I’ve watched Bleak House in both the Summer and Winter, but it feels so much more appropriate watching this particular Dickens’ adaptation when cuddled under a blanket with coffee in one hand and a plate of cheese and crackers in the other. The setting of Bleak House is chilly, damp, and desperate and the entire story peopled with bizarre characters than one can quote at any moment (“Brimstone beast!”). I’ve seen this miniseries about once a year since it aired and I’ve not gotten tired of Esther, Mr. Guppy, and the gang yet.

The Way We Live Now

It took two viewings of The Way We Live Now for me to properly fell in love with this political satire. You might thinking “Political satire doesn’t sound like something Melissa would like,” and you’d be right. The characters, however, make this mini series for me. Between Matthew McFadyen and Shirley Henderson’s performances are reason enough to watch this Trollope adaptation (also, Miranda Otto’s horrible American accent).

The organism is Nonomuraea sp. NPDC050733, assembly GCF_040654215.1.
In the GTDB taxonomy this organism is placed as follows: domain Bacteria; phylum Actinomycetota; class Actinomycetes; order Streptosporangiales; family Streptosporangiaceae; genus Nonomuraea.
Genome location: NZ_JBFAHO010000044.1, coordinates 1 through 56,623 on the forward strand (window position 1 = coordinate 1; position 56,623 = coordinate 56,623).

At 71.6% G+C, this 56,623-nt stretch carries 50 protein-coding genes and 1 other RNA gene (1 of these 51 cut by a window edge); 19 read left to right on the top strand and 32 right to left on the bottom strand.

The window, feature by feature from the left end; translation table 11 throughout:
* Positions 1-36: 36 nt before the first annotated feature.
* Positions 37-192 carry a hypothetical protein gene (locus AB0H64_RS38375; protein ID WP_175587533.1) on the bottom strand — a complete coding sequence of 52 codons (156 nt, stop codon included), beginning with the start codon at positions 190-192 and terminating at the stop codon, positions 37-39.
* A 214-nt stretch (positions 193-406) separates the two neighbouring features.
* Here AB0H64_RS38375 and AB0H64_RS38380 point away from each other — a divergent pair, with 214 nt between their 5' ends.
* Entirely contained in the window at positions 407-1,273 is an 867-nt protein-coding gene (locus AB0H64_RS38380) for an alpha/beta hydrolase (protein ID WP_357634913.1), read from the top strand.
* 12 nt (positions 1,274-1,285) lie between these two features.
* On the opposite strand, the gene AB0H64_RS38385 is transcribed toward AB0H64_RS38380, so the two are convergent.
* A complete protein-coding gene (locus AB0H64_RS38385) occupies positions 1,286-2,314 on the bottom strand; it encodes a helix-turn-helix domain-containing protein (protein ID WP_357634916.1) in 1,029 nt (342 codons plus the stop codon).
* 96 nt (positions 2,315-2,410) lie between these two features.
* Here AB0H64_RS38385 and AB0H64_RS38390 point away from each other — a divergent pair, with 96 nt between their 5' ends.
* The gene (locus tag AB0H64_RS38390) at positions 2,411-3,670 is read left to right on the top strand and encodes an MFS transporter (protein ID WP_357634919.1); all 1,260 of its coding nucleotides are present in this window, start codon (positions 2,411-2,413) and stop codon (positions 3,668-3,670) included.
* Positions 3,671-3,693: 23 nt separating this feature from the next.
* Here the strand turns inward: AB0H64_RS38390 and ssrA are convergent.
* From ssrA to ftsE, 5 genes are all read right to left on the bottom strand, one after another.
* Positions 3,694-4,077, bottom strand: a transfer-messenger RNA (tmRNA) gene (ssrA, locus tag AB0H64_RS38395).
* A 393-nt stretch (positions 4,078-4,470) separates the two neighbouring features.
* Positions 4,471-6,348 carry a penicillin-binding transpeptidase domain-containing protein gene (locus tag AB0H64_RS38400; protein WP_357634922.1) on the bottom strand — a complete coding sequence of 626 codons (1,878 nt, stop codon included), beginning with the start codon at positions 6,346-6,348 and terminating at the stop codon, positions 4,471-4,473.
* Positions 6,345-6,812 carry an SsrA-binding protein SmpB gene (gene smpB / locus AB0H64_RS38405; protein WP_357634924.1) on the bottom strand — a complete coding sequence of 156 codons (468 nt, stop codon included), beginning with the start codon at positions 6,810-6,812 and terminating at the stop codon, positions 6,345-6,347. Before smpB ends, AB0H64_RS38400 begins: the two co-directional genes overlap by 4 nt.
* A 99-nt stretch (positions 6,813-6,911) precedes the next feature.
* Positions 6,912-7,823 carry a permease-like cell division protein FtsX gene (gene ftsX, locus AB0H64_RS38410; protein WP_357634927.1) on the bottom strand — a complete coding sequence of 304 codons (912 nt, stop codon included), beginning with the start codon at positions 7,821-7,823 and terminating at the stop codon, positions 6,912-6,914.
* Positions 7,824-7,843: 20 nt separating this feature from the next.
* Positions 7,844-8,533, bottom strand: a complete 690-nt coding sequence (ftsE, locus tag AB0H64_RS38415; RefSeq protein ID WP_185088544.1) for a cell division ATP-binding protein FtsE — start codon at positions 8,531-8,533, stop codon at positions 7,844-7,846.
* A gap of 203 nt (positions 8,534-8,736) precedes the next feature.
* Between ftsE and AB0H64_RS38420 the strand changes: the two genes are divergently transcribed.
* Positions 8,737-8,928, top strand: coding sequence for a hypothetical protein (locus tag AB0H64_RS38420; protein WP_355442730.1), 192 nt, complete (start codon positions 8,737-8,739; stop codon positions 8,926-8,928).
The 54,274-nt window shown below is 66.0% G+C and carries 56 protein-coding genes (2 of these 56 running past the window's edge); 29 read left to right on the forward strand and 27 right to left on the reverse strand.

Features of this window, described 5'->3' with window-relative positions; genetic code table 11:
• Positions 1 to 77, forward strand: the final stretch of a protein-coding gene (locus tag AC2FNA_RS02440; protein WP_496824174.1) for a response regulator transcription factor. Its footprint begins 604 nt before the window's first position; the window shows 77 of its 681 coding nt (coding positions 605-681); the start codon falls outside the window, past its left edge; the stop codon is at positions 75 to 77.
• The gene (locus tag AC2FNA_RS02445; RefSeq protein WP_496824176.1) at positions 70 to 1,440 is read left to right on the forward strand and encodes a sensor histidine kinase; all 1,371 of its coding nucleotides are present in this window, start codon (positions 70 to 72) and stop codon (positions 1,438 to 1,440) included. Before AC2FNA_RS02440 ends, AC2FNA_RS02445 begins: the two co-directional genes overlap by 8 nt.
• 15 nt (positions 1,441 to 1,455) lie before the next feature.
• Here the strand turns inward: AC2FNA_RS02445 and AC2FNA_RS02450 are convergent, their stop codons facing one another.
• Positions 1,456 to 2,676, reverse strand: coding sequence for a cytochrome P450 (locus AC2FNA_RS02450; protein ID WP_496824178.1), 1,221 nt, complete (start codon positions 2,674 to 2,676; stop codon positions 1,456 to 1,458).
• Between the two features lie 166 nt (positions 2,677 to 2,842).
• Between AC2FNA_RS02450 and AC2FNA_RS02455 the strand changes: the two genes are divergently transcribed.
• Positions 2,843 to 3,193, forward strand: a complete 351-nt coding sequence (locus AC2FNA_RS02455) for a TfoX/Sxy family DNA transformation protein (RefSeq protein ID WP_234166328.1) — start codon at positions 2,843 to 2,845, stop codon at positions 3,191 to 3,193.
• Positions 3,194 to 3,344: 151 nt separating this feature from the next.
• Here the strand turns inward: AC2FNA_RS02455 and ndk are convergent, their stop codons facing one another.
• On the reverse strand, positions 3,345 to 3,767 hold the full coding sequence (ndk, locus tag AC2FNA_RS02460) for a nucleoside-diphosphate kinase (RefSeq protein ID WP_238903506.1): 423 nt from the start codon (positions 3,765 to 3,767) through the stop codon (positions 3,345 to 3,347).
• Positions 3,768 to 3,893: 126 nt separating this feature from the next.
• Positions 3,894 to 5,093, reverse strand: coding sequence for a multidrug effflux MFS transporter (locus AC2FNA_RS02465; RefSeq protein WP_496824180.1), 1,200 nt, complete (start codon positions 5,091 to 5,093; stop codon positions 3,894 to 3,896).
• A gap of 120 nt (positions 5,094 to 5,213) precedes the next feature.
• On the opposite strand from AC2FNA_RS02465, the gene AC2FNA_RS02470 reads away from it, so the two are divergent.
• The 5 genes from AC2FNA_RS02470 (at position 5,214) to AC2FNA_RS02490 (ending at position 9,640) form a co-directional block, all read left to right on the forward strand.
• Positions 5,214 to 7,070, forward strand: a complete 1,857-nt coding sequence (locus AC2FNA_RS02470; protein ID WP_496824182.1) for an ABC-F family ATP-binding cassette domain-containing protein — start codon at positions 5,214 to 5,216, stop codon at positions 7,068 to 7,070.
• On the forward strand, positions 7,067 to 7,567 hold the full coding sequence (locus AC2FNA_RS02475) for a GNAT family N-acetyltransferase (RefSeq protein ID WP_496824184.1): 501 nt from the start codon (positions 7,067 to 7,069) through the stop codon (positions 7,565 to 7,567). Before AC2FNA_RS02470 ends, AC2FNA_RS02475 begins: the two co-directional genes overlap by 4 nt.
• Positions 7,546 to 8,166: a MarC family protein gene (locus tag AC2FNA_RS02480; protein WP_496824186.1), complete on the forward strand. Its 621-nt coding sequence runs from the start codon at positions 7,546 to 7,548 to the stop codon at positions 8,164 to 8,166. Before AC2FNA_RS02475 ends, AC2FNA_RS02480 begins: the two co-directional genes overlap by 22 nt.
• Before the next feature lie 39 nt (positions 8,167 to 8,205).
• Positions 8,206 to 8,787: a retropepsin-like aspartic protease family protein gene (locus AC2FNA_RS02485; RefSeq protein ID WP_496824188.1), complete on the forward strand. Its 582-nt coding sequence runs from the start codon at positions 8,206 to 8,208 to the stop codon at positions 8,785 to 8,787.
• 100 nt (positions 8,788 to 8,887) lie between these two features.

North and South

I don’t feel like I need to sell watching North and South to you. If you’ve seen it before, there’s probably not a moment when you don’t feel like rewatching it, and if you haven’t seen it before, you should just go watch it immediately. It’s like all of those Pride and Prejudice adaptations you’ve adored but better. Trust me.

Our Mutual Friend